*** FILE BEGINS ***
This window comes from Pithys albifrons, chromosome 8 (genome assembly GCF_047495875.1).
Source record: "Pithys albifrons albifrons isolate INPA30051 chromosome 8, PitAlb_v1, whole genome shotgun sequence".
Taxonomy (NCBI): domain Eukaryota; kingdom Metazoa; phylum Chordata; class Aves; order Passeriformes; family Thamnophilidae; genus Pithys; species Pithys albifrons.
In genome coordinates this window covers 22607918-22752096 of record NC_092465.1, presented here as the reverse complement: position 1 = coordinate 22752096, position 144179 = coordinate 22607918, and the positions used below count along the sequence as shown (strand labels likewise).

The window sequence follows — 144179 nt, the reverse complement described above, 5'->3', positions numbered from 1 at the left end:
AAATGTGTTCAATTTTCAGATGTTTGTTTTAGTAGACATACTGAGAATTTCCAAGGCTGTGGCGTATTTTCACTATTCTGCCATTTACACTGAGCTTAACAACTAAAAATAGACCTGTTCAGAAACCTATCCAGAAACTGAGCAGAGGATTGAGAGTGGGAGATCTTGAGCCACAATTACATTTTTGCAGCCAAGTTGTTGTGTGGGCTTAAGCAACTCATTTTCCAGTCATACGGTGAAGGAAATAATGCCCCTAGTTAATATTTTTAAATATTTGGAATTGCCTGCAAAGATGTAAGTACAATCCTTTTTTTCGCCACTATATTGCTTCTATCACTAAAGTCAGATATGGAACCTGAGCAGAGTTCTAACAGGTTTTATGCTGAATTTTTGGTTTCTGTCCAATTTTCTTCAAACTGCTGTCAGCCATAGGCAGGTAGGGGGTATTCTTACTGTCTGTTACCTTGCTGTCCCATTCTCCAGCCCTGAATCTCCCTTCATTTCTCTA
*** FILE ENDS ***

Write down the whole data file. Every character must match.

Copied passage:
This window comes from Pithys albifrons, chromosome 8 (genome assembly GCF_047495875.1).
Source record: "Pithys albifrons albifrons isolate INPA30051 chromosome 8, PitAlb_v1, whole genome shotgun sequence".
Taxonomy (NCBI): domain Eukaryota; kingdom Metazoa; phylum Chordata; class Aves; order Passeriformes; family Thamnophilidae; genus Pithys; species Pithys albifrons.
In genome coordinates this window covers 22607918-22752096 of record NC_092465.1, presented here as the reverse complement: position 1 = coordinate 22752096, position 144179 = coordinate 22607918, and the positions used below count along the sequence as shown (strand labels likewise).

The window sequence follows — 144179 nt, the reverse complement described above, 5'->3', positions numbered from 1 at the left end:
AAATGTGTTCAATTTTCAGATGTTTGTTTTAGTAGACATACTGAGAATTTCCAAGGCTGTGGCGTATTTTCACTATTCTGCCATTTACACTGAGCTTAACAACTAAAAATAGACCTGTTCAGAAACCTATCCAGAAACTGAGCAGAGGATTGAGAGTGGGAGATCTTGAGCCACAATTACATTTTTGCAGCCAAGTTGTTGTGTGGGCTTAAGCAACTCATTTTCCAGTCATACGGTGAAGGAAATAATGCCCCTAGTTAATATTTTTAAATATTTGGAATTGCCTGCAAAGATGTAAGTACAATCCTTTTTTTCGCCACTATATTGCTTCTATCACTAAAGTCAGATATGGAACCTGAGCAGAGTTCTAACAGGTTTTATGCTGAATTTTTGGTTTCTGTCCAATTTTCTTCAAACTGCTGTCAGCCATAGGCAGGTAGGGGGTATTCTTACTGTCTGTTACCTTGCTGTCCCATTCTCCAGCCCTGAATCTCCCTTCATTTCTCTA